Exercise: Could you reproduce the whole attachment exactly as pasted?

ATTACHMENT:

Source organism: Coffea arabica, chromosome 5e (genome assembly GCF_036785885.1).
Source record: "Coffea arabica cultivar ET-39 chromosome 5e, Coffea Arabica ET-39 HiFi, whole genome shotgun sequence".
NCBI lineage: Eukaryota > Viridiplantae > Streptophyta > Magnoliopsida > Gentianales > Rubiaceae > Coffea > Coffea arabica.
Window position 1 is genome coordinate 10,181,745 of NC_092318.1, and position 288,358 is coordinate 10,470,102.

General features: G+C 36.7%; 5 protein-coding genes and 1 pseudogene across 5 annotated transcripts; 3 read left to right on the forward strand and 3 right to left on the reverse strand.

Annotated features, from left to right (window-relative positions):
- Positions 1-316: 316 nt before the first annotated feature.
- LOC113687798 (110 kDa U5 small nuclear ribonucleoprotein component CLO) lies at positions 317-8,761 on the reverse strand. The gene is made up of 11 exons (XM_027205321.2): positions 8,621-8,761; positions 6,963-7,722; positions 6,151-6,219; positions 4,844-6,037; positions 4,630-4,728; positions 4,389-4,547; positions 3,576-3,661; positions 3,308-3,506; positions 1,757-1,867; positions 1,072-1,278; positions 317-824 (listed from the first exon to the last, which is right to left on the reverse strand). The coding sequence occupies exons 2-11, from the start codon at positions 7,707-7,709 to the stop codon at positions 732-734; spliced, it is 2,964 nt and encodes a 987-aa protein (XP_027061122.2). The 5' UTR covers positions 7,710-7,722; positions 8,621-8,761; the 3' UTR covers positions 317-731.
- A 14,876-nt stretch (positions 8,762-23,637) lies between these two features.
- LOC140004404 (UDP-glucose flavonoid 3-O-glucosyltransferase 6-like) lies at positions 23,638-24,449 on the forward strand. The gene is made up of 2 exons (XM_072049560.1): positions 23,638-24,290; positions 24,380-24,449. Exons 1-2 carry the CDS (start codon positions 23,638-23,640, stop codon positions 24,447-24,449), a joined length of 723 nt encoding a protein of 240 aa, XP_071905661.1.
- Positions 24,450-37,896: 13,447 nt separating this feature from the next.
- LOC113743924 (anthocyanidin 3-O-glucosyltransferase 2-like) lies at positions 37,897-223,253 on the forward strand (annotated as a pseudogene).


Source organism: Coffea arabica, chromosome 5e (genome assembly GCF_036785885.1).
Source record: "Coffea arabica cultivar ET-39 chromosome 5e, Coffea Arabica ET-39 HiFi, whole genome shotgun sequence".
NCBI lineage: Eukaryota > Viridiplantae > Streptophyta > Magnoliopsida > Gentianales > Rubiaceae > Coffea > Coffea arabica.
Window position 1 is genome coordinate 10,181,745 of NC_092318.1, and position 288,358 is coordinate 10,470,102.

General features: G+C 36.7%; 5 protein-coding genes and 1 pseudogene across 5 annotated transcripts; 3 read left to right on the forward strand and 3 right to left on the reverse strand.

Annotated features, from left to right (window-relative positions):
- Positions 1-316: 316 nt before the first annotated feature.
- LOC113687798 (110 kDa U5 small nuclear ribonucleoprotein component CLO) lies at positions 317-8,761 on the reverse strand. The gene is made up of 11 exons (XM_027205321.2): positions 8,621-8,761; positions 6,963-7,722; positions 6,151-6,219; positions 4,844-6,037; positions 4,630-4,728; positions 4,389-4,547; positions 3,576-3,661; positions 3,308-3,506; positions 1,757-1,867; positions 1,072-1,278; positions 317-824 (listed from the first exon to the last, which is right to left on the reverse strand). The coding sequence occupies exons 2-11, from the start codon at positions 7,707-7,709 to the stop codon at positions 732-734; spliced, it is 2,964 nt and encodes a 987-aa protein (XP_027061122.2). The 5' UTR covers positions 7,710-7,722; positions 8,621-8,761; the 3' UTR covers positions 317-731.
- A 14,876-nt stretch (positions 8,762-23,637) lies between these two features.
- LOC140004404 (UDP-glucose flavonoid 3-O-glucosyltransferase 6-like) lies at positions 23,638-24,449 on the forward strand. The gene is made up of 2 exons (XM_072049560.1): positions 23,638-24,290; positions 24,380-24,449. Exons 1-2 carry the CDS (start codon positions 23,638-23,640, stop codon positions 24,447-24,449), a joined length of 723 nt encoding a protein of 240 aa, XP_071905661.1.
- Positions 24,450-37,896: 13,447 nt separating this feature from the next.
- LOC113743924 (anthocyanidin 3-O-glucosyltransferase 2-like) lies at positions 37,897-223,253 on the forward strand (annotated as a pseudogene).